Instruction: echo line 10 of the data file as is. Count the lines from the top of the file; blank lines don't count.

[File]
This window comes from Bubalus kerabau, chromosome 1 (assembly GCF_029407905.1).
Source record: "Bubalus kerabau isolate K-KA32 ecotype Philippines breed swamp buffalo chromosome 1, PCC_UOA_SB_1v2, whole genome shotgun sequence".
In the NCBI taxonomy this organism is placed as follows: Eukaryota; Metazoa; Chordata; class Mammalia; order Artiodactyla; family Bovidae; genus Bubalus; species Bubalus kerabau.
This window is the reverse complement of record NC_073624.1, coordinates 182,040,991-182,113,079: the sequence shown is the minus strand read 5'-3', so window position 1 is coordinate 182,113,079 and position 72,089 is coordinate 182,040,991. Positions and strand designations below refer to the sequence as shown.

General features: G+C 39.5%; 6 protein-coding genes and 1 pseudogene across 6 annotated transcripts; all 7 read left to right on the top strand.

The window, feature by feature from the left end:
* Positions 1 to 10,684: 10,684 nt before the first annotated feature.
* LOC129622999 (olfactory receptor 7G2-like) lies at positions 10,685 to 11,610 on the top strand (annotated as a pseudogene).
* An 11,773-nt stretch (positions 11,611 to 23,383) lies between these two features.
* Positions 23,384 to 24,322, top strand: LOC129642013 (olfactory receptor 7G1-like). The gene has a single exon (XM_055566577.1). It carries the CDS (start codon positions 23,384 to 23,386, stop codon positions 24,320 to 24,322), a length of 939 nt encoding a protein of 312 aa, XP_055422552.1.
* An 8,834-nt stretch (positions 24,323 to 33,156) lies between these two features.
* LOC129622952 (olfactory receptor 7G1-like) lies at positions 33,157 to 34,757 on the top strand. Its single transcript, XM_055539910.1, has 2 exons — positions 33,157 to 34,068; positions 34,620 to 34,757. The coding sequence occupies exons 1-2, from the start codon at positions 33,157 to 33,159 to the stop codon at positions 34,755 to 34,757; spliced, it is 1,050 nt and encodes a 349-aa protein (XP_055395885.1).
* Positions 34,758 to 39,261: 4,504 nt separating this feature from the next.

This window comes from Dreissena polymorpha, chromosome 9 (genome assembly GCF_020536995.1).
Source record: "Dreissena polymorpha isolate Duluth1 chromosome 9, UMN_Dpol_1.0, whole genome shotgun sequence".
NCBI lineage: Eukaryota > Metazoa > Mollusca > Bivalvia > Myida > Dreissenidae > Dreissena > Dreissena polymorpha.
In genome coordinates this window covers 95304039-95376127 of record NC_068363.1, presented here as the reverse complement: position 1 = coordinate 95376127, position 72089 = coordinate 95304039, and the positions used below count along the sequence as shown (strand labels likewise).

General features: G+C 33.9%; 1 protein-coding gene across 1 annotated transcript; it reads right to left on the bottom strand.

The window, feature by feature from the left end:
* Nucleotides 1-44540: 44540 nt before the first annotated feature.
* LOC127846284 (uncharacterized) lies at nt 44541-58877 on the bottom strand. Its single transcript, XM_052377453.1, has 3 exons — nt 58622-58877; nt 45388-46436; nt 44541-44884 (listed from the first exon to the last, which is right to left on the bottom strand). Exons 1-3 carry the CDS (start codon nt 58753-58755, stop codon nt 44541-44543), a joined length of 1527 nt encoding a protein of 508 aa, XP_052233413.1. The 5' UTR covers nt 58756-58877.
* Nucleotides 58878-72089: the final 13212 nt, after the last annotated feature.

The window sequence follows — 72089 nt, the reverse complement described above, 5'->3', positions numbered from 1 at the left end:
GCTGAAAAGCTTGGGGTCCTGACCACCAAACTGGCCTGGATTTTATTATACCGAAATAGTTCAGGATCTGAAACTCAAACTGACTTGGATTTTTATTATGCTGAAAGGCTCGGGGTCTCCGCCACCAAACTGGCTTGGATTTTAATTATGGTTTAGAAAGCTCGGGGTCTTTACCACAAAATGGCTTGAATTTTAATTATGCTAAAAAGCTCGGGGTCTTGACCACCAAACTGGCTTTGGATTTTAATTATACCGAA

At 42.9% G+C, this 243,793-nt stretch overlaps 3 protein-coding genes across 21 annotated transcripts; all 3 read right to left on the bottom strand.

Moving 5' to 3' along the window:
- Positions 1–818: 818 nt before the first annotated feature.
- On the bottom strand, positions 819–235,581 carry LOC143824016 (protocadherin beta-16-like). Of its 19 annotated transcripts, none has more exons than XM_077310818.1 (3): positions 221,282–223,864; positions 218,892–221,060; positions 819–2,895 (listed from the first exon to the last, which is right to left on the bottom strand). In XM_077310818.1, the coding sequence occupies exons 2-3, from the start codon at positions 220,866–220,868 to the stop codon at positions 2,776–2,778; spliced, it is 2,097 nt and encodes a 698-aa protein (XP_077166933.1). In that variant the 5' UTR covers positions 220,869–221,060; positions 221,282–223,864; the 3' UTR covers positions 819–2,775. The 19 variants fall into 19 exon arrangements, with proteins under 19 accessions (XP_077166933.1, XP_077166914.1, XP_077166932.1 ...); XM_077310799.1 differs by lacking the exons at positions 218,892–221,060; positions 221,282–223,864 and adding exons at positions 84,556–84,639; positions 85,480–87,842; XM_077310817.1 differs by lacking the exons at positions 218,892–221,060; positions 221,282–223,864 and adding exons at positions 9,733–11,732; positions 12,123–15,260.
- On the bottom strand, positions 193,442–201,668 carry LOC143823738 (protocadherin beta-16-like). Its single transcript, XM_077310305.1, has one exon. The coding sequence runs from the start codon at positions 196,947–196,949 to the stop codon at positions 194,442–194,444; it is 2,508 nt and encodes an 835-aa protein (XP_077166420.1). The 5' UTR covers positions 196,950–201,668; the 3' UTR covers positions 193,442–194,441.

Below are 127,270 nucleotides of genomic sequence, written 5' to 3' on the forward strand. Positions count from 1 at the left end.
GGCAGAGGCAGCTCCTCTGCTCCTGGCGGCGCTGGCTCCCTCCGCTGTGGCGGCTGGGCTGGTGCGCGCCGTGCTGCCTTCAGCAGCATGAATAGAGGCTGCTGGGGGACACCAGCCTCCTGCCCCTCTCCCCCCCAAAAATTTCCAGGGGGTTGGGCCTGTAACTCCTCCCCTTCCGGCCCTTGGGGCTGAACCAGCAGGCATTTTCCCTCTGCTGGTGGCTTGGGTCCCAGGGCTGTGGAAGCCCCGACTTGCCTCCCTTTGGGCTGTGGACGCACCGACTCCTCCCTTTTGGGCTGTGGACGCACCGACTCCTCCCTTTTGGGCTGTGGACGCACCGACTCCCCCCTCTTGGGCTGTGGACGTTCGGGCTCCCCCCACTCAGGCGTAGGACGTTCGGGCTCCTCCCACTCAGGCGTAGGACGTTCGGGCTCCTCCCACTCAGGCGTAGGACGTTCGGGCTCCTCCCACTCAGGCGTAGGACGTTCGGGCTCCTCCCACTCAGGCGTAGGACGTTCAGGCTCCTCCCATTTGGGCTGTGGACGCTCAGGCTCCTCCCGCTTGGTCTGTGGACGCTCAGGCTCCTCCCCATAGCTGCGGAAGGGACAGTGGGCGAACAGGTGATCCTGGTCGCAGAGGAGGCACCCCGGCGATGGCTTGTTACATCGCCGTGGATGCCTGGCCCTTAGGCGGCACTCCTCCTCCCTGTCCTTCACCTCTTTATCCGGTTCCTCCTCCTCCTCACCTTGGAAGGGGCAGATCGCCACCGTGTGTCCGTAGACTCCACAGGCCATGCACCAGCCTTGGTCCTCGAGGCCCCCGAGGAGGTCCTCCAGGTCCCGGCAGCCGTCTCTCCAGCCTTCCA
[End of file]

* Positions 23,384 to 24,322, top strand: LOC129642013 (olfactory receptor 7G1-like). The gene has a single exon (XM_055566577.1). It carries the CDS (start codon positions 23,384 to 23,386, stop codon positions 24,320 to 24,322), a length of 939 nt encoding a protein of 312 aa, XP_055422552.1.